A bleeding nation, rent by wanton strife,

Rolled on that tender heart its weight of woe,

Till, at the summons of a traitor's blow, The noble Lincoln yielded back his life.

The sun that rose in shadow set in blood;

But at its setting rose another sun

Hope for the world, of freedom bravely won, Foregleaming in the stars Old Glory stood.

Not Lincoln dead, but Lincoln born, we love,

And living in a myriad hearts to-day,

Never to know eclipse, decline, or stay, But still to shine in yonder realms above.

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E began his life under a workman's hat,

Without feathers or braid—and I can do that. He worked and struggled, till obstacles ranThat's how I shall do when I am a man.

But perhaps I had better be thinking of how

be more like Lincoln now,
For they say that his being a hero began
A very long time before he was a man.

He learned very early to tell what was true,
An excellent thing for a hero to do.
For every small boy it would be a good plan
To learn the same lesson before he's a man.

How many more things it would tire us to tell
We all must be learning and learning them well,
Before we can fancy, in pride and in joy,
We are like the great Lincoln when he was a boy.




'HE birthday of Lincoln!'we hail it once more,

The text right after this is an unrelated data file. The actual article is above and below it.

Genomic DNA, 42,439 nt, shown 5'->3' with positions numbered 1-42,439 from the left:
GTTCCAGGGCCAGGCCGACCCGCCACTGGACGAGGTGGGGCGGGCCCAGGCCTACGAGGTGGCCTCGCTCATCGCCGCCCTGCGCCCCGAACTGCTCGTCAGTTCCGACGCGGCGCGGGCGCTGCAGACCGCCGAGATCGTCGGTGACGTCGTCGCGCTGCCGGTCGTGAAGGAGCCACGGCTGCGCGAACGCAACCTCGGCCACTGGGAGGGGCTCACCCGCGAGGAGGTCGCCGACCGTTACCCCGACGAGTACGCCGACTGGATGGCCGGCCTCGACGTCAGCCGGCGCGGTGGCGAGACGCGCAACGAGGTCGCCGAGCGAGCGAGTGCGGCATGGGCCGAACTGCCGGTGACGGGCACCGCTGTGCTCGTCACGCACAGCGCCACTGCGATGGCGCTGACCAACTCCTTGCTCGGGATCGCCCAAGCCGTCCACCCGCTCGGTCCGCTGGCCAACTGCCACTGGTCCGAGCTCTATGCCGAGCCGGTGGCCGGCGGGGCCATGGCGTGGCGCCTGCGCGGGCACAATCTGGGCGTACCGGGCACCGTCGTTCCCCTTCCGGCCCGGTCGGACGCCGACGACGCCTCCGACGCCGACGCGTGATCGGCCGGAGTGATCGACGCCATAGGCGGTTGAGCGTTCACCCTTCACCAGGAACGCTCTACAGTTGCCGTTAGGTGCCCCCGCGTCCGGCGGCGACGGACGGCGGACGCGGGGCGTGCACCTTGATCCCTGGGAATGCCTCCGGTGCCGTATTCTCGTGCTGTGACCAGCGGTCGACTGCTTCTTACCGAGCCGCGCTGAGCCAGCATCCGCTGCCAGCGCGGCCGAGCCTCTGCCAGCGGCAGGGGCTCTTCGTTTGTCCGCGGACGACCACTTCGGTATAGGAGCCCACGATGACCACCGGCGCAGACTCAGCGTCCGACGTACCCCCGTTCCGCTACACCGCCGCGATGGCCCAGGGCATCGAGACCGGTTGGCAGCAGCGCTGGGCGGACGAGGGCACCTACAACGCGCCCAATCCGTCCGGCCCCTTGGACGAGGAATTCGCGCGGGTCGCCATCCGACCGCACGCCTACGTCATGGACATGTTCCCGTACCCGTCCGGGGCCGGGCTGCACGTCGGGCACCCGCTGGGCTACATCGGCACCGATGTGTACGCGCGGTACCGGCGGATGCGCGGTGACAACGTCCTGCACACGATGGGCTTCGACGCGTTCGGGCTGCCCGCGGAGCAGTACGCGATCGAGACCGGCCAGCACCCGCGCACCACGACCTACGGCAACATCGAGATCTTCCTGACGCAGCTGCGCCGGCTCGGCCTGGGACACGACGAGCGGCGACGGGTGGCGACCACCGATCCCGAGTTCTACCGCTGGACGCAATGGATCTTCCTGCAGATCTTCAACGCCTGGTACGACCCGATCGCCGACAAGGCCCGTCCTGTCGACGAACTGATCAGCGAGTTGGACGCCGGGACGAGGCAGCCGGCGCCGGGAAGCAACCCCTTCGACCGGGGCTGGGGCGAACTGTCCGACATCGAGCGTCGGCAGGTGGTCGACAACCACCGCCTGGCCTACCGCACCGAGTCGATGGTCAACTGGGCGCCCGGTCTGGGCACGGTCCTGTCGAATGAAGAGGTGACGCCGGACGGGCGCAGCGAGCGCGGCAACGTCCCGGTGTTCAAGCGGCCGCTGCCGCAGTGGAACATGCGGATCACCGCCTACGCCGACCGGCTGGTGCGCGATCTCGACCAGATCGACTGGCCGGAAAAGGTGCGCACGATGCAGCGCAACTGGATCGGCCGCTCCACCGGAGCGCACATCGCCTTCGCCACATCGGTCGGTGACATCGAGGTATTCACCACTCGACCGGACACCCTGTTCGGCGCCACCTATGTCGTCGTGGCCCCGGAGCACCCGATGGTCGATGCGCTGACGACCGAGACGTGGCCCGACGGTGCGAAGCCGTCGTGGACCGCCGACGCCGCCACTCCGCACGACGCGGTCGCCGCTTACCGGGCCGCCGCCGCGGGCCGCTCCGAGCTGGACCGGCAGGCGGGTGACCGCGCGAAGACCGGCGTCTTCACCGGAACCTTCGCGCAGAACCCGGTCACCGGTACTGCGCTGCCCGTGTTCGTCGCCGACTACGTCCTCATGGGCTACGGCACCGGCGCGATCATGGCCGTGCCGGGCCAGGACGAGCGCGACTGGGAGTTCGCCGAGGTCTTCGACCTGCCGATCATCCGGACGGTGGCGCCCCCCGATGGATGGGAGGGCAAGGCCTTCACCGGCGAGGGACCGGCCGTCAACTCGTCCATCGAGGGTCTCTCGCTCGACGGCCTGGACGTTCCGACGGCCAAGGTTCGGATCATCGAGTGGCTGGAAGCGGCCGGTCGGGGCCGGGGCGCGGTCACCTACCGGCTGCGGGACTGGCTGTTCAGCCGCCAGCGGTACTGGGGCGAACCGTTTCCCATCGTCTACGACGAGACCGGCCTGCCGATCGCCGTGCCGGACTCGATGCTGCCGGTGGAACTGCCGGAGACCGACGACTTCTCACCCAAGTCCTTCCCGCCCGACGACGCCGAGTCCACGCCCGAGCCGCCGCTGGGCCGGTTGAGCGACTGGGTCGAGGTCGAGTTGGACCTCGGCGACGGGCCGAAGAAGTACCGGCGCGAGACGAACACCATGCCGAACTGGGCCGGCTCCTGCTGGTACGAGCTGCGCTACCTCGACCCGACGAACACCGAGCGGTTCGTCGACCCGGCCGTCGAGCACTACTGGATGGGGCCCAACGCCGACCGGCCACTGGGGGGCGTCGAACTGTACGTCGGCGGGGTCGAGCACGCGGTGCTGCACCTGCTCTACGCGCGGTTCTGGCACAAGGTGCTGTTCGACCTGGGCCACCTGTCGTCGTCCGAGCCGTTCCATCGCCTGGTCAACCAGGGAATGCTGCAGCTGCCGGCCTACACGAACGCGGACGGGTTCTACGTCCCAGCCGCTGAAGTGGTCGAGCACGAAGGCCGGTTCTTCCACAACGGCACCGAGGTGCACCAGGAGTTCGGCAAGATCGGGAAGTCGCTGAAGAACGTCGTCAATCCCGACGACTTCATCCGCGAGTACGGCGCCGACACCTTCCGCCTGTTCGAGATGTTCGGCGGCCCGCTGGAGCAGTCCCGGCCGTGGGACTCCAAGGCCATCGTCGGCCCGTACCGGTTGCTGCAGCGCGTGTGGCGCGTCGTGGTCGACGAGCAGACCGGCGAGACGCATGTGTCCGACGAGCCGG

And come to do homage to him as of yore,
The voice of the nation with us shall unité
In eloquent praises his deeds to recite.

O slavery! Abraham Lincoln, the brave,

! Reached out in his pity our country to save, He struck the fell blow that was death unto thee, That blow, praise the Lord, made America free!

Ah, could we forget what our Lincoln has done?
America claims him with rev’rence her son;
The sun shall turn cold, and its light fade away
E're the world shall forget him we honor to-day.

How modest, forgiving, and gentle he was,
How slow to condemn without heaviest cause;
How ready to succor the helpless and weak,
In deep provocation, how careful to speak!

How honors became him! nor did he once boast
Though placed at the head of America's host;
In ev'ry condition the world was impressed
That Abraham Lincoln was doing his best.

“With malice toward none,” let his motto be ours,
We'll try to enact it with all of our powers,
And here, on his birthday, we'll pledge him anew,-
Our Abraham Lincoln, the brave and the true!




TITH pride and affection we gather again

In honor of Lincoln, the noblest of men, And here on his birthday our hearts shall proclaim Devotion and love to his excellent name.

To-day shall the laurel and ivy entwine
In grateful remembrance from your heart and mine,
To-day shall our flag in its glory still wave
For Abraham Lincoln, the true and the brave.

We'll never forget him, though seasons decay,
Our love shall increase as the years pass away!
And, turning our eyes to the records of fame,
We'll feel the old thrill at the sound of his name.

Oh, lift up the flag ! let the Stripes and the Stars
Be heralds of peace, and not bloodshed and wars,
To-day let its colors be loyally spread
In honor of Lincoln, Our Eloquent Dead!



ERE comes the jolly February,

Month of storms and month of thaws,
Month when winter slips his fetters,

Spite of ice-king's sternest laws,
Month that gave us strong, great men,
Shortest month of all the year,-

We greet thee!
Bring us clouds or bring us sun,

Surely we all bid thee welcome,
Month that gave us Abe Lincoln.


[Tune: "Little Old Log Cabin in the Lane."]